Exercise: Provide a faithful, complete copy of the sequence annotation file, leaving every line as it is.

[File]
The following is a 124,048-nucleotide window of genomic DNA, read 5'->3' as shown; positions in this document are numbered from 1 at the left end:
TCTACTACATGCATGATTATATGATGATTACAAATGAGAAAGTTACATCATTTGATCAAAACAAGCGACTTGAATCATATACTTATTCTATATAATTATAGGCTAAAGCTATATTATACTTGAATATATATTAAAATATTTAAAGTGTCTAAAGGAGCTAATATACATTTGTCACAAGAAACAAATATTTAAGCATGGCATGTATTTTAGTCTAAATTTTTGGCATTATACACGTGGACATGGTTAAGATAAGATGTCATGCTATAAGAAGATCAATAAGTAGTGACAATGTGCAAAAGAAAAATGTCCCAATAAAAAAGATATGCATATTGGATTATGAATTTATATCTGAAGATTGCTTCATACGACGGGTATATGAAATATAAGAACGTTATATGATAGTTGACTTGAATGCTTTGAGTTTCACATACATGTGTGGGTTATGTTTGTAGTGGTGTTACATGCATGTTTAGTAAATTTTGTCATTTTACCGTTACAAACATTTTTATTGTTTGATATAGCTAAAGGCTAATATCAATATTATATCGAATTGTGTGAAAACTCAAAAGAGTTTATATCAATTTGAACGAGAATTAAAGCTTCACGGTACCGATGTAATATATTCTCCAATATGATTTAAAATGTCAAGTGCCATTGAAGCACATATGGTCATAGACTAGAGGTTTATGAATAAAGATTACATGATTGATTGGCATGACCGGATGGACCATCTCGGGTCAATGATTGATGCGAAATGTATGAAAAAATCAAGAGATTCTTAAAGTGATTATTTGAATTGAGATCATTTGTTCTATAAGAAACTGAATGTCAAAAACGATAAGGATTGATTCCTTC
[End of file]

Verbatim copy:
The following is a 124,048-nucleotide window of genomic DNA, read 5'->3' as shown; positions in this document are numbered from 1 at the left end:
TCTACTACATGCATGATTATATGATGATTACAAATGAGAAAGTTACATCATTTGATCAAAACAAGCGACTTGAATCATATACTTATTCTATATAATTATAGGCTAAAGCTATATTATACTTGAATATATATTAAAATATTTAAAGTGTCTAAAGGAGCTAATATACATTTGTCACAAGAAACAAATATTTAAGCATGGCATGTATTTTAGTCTAAATTTTTGGCATTATACACGTGGACATGGTTAAGATAAGATGTCATGCTATAAGAAGATCAATAAGTAGTGACAATGTGCAAAAGAAAAATGTCCCAATAAAAAAGATATGCATATTGGATTATGAATTTATATCTGAAGATTGCTTCATACGACGGGTATATGAAATATAAGAACGTTATATGATAGTTGACTTGAATGCTTTGAGTTTCACATACATGTGTGGGTTATGTTTGTAGTGGTGTTACATGCATGTTTAGTAAATTTTGTCATTTTACCGTTACAAACATTTTTATTGTTTGATATAGCTAAAGGCTAATATCAATATTATATCGAATTGTGTGAAAACTCAAAAGAGTTTATATCAATTTGAACGAGAATTAAAGCTTCACGGTACCGATGTAATATATTCTCCAATATGATTTAAAATGTCAAGTGCCATTGAAGCACATATGGTCATAGACTAGAGGTTTATGAATAAAGATTACATGATTGATTGGCATGACCGGATGGACCATCTCGGGTCAATGATTGATGCGAAATGTATGAAAAAATCAAGAGATTCTTAAAGTGATTATTTGAATTGAGATCATTTGTTCTATAAGAAACTGAATGTCAAAAACGATAAGGATTGATTCCTTC